In a time when the art world is less and less about exclusivity and increasingly concerned with mass-market appeal, Andy Warhol’s infamous maxim, ‘good business is the best art’, has never seemed more apt – and New York’s Gagosian Gallery is one institution that has recently bowed to the cause.
So, from one Andy to another, Andy Avini, - long term man behind the scenes at the Gagosian and established artist in his own right – has recently helped to pull together the Gagosian’s Madison Avenue’s latest addition, the Gagosian Gallery Store.
Opened at the beginning of this month, the 2.500 square foot space plays host to a staggering array of purchasable one-off items and limited-edition pieces from the Gagosian’s intimidating troupe of big-name artists – and, as such, has helped inject a much-needed dose of joie de vivre to the gallery’s staid Uptown Manhattan locale.
Avini, in collaboration with the design teams at Daniel Rowen Architects and MN Design (along with the myriad creative names to which the Gagosian plays host), has replicated the Gagosian’s white cube aesthetic for the store.
Originally proposed by Avini as a logical showcase for the Gagosian’s expansive range of art publications, Larry Gagosian himself ran with the concept, which has resulted in the gallery-cum-art-supermarket that now resides in its shiny new Madison Avenue home.
Designed as an equal forum on which both the Gagosian’s artists and the gallery visitors can meet, the store will feature regular rolling projects and exhibitions alongside the books and prints. Kicking off this month, the residencies will begin with the launch of Richard Prince’s ‘perfect’ artist’s book, Bettie Kline, and a section of the store dedicated entirely to London-based purveyor of limited-edition art-world work, Other Criteria.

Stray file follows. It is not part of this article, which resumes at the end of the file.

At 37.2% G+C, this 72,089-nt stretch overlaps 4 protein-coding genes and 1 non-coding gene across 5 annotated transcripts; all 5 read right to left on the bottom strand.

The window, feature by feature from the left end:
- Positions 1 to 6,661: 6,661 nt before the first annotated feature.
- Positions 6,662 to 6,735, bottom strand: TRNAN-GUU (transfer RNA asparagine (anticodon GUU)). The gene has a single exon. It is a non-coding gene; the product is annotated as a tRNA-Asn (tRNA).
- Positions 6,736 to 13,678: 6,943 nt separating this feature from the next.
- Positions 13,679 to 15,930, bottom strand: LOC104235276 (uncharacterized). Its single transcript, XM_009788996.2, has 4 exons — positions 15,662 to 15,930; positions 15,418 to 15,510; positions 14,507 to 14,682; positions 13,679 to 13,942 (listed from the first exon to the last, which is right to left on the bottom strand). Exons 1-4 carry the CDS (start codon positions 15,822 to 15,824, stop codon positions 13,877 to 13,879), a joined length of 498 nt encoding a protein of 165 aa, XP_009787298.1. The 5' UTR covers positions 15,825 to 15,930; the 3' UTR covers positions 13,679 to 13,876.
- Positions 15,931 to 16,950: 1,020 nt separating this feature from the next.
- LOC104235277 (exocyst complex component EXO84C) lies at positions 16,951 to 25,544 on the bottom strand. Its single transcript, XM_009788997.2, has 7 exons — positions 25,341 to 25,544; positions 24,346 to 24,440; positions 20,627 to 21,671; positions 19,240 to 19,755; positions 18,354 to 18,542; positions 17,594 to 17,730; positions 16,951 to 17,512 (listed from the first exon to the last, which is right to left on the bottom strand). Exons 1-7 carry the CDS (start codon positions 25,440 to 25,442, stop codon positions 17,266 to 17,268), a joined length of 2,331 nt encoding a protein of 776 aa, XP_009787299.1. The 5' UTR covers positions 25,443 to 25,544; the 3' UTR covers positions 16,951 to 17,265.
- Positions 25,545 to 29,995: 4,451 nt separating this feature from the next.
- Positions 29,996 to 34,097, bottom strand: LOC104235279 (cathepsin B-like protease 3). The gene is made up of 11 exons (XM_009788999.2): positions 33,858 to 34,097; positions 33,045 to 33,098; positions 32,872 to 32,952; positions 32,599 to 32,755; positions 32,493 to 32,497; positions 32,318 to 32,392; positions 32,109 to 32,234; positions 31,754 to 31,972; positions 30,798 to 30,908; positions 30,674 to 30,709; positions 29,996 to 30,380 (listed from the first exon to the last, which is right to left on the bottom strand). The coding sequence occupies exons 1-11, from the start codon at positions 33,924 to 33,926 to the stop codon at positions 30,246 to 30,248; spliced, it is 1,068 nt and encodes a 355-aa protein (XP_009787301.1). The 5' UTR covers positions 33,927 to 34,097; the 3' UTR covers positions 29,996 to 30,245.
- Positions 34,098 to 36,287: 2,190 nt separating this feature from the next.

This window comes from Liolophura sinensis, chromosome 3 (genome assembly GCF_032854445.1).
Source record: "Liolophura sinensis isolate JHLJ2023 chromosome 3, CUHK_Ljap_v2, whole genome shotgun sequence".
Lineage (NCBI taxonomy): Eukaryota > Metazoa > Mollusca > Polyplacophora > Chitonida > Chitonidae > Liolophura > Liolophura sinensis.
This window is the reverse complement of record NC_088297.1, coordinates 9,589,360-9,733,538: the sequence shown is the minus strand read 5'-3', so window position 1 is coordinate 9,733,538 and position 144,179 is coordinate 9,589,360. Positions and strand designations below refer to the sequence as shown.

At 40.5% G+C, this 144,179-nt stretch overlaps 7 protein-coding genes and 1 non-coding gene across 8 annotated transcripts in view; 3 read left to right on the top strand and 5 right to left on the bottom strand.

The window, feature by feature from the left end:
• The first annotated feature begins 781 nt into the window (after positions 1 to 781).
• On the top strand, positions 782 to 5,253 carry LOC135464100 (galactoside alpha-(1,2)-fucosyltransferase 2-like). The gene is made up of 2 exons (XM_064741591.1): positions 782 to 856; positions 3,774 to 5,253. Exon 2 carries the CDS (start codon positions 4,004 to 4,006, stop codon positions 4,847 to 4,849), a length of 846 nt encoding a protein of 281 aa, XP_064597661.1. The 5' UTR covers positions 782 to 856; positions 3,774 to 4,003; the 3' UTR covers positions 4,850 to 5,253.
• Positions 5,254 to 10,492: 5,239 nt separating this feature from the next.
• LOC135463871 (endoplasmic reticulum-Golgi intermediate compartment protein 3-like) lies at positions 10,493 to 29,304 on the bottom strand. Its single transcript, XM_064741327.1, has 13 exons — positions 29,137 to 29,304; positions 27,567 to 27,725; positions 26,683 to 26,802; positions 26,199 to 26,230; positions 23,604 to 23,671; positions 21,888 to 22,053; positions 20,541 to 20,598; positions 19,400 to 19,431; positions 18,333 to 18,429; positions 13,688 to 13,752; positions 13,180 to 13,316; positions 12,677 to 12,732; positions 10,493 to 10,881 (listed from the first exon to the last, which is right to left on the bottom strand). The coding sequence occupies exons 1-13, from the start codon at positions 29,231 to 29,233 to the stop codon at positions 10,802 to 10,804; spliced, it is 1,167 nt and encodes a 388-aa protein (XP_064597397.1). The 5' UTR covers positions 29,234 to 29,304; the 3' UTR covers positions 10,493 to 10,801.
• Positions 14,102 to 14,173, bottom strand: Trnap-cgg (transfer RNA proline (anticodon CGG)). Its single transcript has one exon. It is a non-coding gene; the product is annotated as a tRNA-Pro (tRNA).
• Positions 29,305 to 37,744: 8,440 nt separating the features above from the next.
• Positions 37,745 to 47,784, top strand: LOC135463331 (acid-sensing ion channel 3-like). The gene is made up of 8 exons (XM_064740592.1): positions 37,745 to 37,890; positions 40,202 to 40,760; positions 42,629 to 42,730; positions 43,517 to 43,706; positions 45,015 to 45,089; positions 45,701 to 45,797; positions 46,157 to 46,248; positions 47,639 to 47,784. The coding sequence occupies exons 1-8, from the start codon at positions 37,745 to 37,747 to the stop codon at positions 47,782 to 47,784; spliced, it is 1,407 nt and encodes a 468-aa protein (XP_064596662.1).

Whilst Avini would never lay favour upon any single piece in-store, he sites Jeff Koons’s iconic puppy planters, Anselm Reyle’s ‘fantastic value’ hand-painted book and Ed Ruscha’s beautiful artist’s book box as a few of the store's most important items – Damien Hirst’s paint splattered ‘hallucinatory head’ and Marc Newson’s understated Damask Knife also stand out.
Perhaps more importantly however – particularly in an era of such increasing artistic democracy – Avini sites accessibility as the key motivation behind the project, claiming that the Gagosian ‘must be aware of its street level presence. Art should be for everyone'.